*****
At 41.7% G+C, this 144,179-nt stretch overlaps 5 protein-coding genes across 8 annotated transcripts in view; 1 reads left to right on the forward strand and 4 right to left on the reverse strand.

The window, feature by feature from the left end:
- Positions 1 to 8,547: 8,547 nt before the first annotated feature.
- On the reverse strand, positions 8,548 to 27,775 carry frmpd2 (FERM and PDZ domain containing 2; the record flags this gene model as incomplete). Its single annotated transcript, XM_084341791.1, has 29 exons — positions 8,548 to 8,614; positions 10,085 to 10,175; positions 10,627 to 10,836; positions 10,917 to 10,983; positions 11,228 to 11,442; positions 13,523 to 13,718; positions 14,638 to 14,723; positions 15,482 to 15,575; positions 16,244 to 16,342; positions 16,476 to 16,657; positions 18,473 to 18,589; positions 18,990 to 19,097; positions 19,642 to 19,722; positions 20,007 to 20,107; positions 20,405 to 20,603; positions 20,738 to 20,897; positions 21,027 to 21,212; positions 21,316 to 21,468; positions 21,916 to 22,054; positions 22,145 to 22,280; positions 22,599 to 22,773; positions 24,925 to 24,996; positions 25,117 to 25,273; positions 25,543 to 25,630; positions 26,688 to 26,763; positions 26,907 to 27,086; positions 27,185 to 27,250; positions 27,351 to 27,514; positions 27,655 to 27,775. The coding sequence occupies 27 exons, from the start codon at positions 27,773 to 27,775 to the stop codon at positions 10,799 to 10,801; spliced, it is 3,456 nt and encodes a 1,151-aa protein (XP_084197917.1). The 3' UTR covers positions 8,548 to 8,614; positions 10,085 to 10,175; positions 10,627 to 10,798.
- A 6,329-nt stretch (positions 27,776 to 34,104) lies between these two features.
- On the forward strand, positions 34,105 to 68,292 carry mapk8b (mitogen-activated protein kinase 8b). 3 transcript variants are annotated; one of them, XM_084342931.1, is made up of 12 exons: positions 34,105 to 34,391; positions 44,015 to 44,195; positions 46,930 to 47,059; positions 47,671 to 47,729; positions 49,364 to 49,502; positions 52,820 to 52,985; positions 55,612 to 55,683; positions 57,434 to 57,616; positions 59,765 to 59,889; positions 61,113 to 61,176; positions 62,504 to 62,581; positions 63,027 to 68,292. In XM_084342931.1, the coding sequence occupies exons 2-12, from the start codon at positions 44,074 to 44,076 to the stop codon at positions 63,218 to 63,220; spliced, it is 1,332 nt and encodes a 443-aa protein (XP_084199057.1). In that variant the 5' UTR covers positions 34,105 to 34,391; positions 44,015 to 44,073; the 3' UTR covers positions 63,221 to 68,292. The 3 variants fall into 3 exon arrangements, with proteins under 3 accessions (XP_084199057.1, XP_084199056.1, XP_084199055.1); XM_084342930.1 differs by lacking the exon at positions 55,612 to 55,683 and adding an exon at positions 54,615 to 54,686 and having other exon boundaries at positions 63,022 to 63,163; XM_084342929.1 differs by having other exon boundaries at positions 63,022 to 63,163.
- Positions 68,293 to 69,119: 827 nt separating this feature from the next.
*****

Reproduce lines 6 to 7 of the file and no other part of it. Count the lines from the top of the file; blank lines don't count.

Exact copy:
- On the forward strand, positions 34,105 to 68,292 carry mapk8b (mitogen-activated protein kinase 8b). 3 transcript variants are annotated; one of them, XM_084342931.1, is made up of 12 exons: positions 34,105 to 34,391; positions 44,015 to 44,195; positions 46,930 to 47,059; positions 47,671 to 47,729; positions 49,364 to 49,502; positions 52,820 to 52,985; positions 55,612 to 55,683; positions 57,434 to 57,616; positions 59,765 to 59,889; positions 61,113 to 61,176; positions 62,504 to 62,581; positions 63,027 to 68,292. In XM_084342931.1, the coding sequence occupies exons 2-12, from the start codon at positions 44,074 to 44,076 to the stop codon at positions 63,218 to 63,220; spliced, it is 1,332 nt and encodes a 443-aa protein (XP_084199057.1). In that variant the 5' UTR covers positions 34,105 to 34,391; positions 44,015 to 44,073; the 3' UTR covers positions 63,221 to 68,292. The 3 variants fall into 3 exon arrangements, with proteins under 3 accessions (XP_084199057.1, XP_084199056.1, XP_084199055.1); XM_084342930.1 differs by lacking the exon at positions 55,612 to 55,683 and adding an exon at positions 54,615 to 54,686 and having other exon boundaries at positions 63,022 to 63,163; XM_084342929.1 differs by having other exon boundaries at positions 63,022 to 63,163.
- Positions 68,293 to 69,119: 827 nt separating this feature from the next.